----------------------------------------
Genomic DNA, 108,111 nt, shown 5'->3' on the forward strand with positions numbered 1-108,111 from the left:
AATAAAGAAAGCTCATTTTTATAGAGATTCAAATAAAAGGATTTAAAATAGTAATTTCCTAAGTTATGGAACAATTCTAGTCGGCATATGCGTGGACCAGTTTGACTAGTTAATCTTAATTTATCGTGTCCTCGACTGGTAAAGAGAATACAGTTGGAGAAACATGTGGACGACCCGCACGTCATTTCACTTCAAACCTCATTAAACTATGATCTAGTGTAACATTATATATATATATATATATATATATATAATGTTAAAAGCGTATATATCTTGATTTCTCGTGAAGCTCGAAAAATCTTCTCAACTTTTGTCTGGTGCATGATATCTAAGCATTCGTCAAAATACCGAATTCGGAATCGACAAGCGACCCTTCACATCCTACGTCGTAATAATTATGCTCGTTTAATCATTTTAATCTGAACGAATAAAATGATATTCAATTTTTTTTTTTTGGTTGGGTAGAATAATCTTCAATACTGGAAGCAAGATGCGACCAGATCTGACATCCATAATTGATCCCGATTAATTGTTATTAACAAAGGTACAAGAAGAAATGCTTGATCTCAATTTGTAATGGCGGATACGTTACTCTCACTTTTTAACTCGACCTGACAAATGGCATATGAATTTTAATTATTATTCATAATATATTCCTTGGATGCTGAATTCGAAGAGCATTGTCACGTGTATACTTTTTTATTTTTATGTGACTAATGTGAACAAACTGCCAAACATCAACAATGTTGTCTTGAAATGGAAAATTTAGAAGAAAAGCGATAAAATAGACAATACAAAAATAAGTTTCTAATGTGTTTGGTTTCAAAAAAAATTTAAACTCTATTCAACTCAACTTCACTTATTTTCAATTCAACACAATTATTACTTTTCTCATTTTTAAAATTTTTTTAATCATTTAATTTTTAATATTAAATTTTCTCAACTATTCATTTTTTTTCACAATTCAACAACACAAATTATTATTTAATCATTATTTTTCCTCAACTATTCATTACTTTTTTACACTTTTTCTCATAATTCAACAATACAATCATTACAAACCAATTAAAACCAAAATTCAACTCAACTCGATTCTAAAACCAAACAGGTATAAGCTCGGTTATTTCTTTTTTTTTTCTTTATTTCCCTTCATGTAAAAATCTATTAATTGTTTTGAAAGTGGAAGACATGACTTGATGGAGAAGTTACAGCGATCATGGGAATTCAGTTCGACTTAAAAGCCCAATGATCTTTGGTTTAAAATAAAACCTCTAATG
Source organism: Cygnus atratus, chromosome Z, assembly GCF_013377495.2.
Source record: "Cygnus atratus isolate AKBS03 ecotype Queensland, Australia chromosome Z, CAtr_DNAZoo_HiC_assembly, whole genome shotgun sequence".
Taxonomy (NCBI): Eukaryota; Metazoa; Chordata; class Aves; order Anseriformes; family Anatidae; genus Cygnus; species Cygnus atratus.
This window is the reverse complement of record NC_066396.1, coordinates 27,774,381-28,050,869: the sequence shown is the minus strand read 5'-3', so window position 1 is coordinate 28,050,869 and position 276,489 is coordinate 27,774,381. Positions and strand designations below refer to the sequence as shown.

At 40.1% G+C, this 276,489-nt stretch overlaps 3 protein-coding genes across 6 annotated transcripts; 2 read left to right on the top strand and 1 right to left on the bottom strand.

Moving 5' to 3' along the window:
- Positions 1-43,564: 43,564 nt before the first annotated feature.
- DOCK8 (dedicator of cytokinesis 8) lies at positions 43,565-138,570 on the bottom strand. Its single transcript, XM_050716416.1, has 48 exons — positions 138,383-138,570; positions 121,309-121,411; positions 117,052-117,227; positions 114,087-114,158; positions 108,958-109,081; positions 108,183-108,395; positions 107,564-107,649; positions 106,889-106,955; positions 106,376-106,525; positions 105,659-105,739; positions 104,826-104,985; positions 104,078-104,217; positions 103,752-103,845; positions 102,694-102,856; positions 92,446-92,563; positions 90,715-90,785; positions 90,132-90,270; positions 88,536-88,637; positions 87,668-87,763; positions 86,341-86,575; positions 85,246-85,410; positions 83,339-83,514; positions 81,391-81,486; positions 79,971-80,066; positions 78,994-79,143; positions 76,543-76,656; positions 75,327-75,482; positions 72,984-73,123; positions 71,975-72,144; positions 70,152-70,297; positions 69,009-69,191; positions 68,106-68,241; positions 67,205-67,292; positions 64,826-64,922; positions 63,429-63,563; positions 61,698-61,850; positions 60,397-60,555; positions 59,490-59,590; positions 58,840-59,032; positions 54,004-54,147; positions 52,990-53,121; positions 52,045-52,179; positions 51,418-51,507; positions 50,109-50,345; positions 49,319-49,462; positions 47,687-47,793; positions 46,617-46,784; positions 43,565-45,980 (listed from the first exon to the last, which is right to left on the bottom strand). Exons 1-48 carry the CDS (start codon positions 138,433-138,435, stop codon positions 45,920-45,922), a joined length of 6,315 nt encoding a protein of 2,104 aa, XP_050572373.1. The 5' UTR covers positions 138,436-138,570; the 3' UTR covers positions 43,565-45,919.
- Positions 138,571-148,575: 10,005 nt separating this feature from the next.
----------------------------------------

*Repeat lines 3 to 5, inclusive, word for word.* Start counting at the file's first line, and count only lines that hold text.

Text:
Source organism: Cygnus atratus, chromosome Z, assembly GCF_013377495.2.
Source record: "Cygnus atratus isolate AKBS03 ecotype Queensland, Australia chromosome Z, CAtr_DNAZoo_HiC_assembly, whole genome shotgun sequence".
Taxonomy (NCBI): Eukaryota; Metazoa; Chordata; class Aves; order Anseriformes; family Anatidae; genus Cygnus; species Cygnus atratus.